4. what is the public sector? Give examples of public sector units.
Answer: In the public sector, the government owns most of the assets. Industries owned by the government or its agencies are called Public Sector Undertakings (PSUs). E.g., Indian Railways
5. State any two initiatives undertaken by the government in healthcare.
Answer: Two initiatives undertaken by the government in healthcare are:
(a) Large scale vaccination programmes like that of Polio.
(b) Setting up new government hospitals and medical colleges.
IV. Long Answer Questions
1. Distinguish between organised and unorganised sectors of the Indian economy.
Answer: Organised sector covers those enterprises or places of work where the terms of employment are regular and therefore, people have assured work. In this sector, self-employed people also have to register themselves with the government.
An unorganised sector, on the other hand, includes those activities of people where no rules and regulations are followed. Example: landless agricultural labourers, small and marginal farmers etc.
2. What do you know about the primary sector? Explain briefly.
Answer: In the Primary sector, activities relating to land like, agriculture and allied activities such as forestry dairying, fishing, poultry farming, mining, stone quarrying etc. are included. In this sector, goods/products are produced by exploiting natural resources. For example, in the cultivation of wheat, we largely depend on natural factors like rainfall, sunshine and climate. Since most of the natural products are related to agriculture, dairying, fishing, forestry this sector is also called ‘agriculture and related sector’.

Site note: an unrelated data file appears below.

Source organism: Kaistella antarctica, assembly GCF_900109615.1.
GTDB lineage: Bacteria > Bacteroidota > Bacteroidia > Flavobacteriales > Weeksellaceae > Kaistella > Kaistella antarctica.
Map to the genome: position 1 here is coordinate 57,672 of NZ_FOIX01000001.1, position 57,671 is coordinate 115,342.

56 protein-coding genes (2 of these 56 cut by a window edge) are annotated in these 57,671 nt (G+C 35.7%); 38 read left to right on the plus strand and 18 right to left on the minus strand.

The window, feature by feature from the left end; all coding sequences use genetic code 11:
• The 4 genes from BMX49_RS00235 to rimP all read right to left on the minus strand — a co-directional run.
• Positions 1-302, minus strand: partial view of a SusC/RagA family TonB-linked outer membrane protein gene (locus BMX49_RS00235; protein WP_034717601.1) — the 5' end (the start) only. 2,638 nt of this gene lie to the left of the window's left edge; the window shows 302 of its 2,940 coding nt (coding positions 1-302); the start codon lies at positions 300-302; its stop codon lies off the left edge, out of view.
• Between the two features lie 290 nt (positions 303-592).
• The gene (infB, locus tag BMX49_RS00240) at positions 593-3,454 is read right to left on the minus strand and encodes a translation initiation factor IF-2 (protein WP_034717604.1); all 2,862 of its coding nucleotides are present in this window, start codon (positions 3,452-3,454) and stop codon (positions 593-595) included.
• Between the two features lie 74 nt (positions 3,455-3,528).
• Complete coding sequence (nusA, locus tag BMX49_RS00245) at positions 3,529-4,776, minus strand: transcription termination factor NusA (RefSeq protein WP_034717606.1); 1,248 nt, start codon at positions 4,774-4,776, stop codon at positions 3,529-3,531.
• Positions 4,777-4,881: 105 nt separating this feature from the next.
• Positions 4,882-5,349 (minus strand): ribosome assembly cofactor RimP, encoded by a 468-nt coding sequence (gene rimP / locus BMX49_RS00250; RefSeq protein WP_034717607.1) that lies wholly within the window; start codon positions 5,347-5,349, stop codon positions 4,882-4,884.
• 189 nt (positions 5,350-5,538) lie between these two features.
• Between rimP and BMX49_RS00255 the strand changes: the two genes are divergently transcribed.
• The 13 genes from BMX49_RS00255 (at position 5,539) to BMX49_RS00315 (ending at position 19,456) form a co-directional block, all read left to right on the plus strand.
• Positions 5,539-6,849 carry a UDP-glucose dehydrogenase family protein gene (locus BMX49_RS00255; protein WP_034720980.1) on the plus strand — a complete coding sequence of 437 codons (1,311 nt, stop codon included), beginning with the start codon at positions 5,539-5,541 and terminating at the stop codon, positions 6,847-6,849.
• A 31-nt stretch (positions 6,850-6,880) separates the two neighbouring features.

5. Explain the relative importance of the primary, secondary and tertiary sectors in providing employment.
Answer: Although, the contribution of the primary sector in GDP has declined significantly, the proportion of the workforce that works in this sector has not fallen much. It has marginally declined from 72% in 1972-73 to about 49% in 2013-14. It continued to be the largest employer even in the year 2000. On the other hand, the service sector which accounts for more than 50% of GDP employs only about 26% of the workforce. The contribution of the secondary sector both in terms of production and employment did not change much because enough jobs were not created in the secondary and tertiary sectors.
Extra/additional questions and answers/solutions
1. What are primary sectors?
Answer: Primary sectors are those in which the goods or products are produced by exploiting natural resources. This includes activities such as forestry, fishing, mining etc.
14. Write a note on Mahatma Gandhi National Rural Employment Guarantee Act, 2005?
Answer: In September 2005, the Mahatma Gandhi National Rural Employment Guarantee Act, 2005 was passed by the Indian government. Adult members of a rural household who demand employment and are willing to do unskilled manual labour are legally guaranteed a hundred days of wage employment in a fiscal year under the Act. The Act’s goal is to improve people’s livelihood security in rural areas by creating wage jobs through projects that improve the area’s infrastructure base.
If the government fails to provide employment within 15 days, the unemployed will be given unemployment benefits.